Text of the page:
A Day with the Dalai Lama

Grateful for memories!

On the (exact!) three year anniversary of my original posting on being the presence of the Dalai Lama … today I’ll give thanks for that rare experience, the direct result of simple seva.

Hotbox of Compassion ~ The Dalai Lama in Haridwar

Saturday, April 3rd, 2011.  The sun is stronger than normal today.  As the sweat beads form on my brow, I squint into the distance, just barely making out a large white van driving up the dusty paved road.  A beige colored haze forms just above the car, blurring the tops of buildings, the cows in the distance, lazily hunting for food in plastic bags scattering the ground.

We’re waiting for the white vans to pick us up and take us to the Dalai Lama.  Not straight to his lap, unfortunately, but to Haridwar, where the Kumbh Mela still rocks on strong, where the blessing for the first Encyclopedia of Hinduism goes down, amidst scores of saints, politicians, Tibetan devotees of His Holiness, media cats and lucky mo’ fos like me. We’re all going to the spiritual gangsta’s ball, and I have VIP pass!

No but really, though.  How on earth was I given the chance to go to an event where I’d be within arm’s reach of the Dalai Lama?

Seva.  Sweet and simple.

Speaking with one of the directors of the ashram where I was staying (Parmarth Niketan), I offered to do some seva (service) around the ashram, with only the intention of contributing something to this mad little community.  I cleaned room after room until I was pointed in the direction of a marble-floored residence overlooking the Ganga.  Velvet curtains and ornate furniture were not the only signs this was room was special.  It was spacious, sure.  But there was something more to it.  It had a vibe.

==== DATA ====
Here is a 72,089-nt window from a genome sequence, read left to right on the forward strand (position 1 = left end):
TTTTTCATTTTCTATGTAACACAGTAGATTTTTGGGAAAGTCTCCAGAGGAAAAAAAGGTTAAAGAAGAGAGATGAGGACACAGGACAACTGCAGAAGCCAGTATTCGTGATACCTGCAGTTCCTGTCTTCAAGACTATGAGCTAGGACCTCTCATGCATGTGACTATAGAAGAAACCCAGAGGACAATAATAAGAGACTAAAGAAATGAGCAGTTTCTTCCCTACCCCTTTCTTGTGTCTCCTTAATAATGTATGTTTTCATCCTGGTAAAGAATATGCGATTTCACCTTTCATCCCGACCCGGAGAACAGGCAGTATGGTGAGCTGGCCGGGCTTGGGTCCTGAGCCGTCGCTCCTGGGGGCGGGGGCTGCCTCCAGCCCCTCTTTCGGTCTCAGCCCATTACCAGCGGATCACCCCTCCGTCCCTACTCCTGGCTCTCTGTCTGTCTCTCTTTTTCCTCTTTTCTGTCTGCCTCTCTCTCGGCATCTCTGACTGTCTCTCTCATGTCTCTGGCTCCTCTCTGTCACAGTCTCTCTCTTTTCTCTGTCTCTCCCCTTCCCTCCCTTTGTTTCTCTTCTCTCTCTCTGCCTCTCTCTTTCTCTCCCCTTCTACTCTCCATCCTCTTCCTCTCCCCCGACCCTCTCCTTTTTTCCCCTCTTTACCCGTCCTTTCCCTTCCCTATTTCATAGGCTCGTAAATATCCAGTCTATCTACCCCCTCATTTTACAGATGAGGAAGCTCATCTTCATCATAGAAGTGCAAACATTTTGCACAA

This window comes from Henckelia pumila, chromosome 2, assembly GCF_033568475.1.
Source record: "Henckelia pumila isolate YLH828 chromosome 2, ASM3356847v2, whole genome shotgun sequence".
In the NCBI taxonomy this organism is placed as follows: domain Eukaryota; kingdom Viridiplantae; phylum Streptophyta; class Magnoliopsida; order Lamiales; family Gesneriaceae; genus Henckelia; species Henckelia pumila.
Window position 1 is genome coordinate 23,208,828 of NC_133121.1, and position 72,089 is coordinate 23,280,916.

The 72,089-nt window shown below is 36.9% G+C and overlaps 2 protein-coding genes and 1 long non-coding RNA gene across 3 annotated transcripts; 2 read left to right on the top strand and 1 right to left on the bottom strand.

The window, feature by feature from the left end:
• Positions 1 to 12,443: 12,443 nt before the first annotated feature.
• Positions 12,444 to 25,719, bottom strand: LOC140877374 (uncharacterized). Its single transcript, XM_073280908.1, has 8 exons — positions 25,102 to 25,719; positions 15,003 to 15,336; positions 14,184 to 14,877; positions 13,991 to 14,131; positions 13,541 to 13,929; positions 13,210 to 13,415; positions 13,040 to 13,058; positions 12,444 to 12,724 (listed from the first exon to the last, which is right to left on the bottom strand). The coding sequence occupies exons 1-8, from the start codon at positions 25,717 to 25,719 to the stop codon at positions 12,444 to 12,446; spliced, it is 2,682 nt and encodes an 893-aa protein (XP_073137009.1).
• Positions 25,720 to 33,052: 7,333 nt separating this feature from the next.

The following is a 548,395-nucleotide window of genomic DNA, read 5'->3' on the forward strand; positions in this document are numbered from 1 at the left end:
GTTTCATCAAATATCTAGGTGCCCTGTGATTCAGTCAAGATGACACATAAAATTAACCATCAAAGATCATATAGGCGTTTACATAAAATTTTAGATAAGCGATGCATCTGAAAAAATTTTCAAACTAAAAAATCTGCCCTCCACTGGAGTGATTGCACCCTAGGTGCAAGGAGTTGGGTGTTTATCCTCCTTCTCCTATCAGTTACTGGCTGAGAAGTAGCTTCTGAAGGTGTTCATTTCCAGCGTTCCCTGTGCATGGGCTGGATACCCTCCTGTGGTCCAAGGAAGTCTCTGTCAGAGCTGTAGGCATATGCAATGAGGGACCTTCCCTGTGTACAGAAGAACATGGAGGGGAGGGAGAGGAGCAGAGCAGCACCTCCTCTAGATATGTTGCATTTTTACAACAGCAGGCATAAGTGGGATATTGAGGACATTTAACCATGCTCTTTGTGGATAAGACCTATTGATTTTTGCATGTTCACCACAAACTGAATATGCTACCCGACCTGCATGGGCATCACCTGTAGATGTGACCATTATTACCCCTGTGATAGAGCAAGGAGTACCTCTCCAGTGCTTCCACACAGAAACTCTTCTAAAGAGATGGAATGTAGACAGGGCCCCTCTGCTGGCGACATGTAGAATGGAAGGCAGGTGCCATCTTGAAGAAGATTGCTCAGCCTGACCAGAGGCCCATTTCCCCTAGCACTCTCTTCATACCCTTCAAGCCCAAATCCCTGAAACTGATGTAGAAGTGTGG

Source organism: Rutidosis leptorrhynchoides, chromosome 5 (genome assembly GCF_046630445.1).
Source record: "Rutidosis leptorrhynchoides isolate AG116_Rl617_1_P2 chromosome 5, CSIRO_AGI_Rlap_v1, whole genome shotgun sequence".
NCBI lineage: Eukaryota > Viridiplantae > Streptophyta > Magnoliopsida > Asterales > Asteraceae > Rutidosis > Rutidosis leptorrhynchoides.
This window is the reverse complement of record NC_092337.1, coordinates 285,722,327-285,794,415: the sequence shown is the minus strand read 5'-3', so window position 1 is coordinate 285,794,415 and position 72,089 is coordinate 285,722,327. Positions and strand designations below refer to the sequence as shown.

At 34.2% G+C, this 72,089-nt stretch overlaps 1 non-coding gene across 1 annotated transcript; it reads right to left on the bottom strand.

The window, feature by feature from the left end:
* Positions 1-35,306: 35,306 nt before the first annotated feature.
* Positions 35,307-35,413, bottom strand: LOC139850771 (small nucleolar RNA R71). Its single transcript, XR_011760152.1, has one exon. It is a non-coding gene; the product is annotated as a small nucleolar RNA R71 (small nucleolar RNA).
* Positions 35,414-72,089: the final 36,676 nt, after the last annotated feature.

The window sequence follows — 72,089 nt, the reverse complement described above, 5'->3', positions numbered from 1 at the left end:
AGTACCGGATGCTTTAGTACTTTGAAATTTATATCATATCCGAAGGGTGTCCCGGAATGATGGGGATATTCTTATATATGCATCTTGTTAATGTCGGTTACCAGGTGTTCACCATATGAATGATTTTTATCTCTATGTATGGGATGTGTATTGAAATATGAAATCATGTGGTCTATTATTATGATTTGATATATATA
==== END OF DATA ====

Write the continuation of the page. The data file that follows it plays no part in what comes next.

Later I found out I served as the Dalai Lama’s cleaning lady.  

When the director explained to me who usually stays in that room, I had a grin so massive, they invited me to the launch of the Hindu Encyclopedia where the Dalai Lama was set to provide a blessing. This was turning out to be a way cool first trip to India.

We drove for nearly two hours through the sprawling Rajaji national park (during which time I nearly hurled a few times), 10 white vans in a line, toting journalists (including an especially cool German lady who’d been writing about India since the hippy days), alongside ashramites like myself, alongside contributors to the first Hindu Encyclopedia.

The encyclopedia comes in 11 volumes and illuminates over 7000 comprehensive entries, written and cross referenced by over 1000 international scholars of Hinduism. This massive collaboration took nearly 23 years to produce, all overseen by the India Research Heritage Foundation, a non-profit organization set up by Parmarth Niketan’s in house swami, Pujya Swami Chidanand Saraswatiji.

Arrival in Haridwar is typically Indian: slow going, dusty and slightly confusing.  Our van drivers give up on navigating the hordes of people and cows so they stop several meters up the road from the event.  Squeezing past stationary cars, some parked, some stubbornly trying to get through the madness, we come to a massive orange gate and into the event.  It’s t-minus 65 minutes and I’m already sweating balls.

As we walk through the tent to the front rows, I notice all the Tibetan families, lined up diligently as they await the arrival of their spiritual leader.

The second row is almost totally empty – score!  I figured we could sit there until someone tells us it’s not allowed.  Either that, or we pass out from some horrific combination of hunger and heatstroke.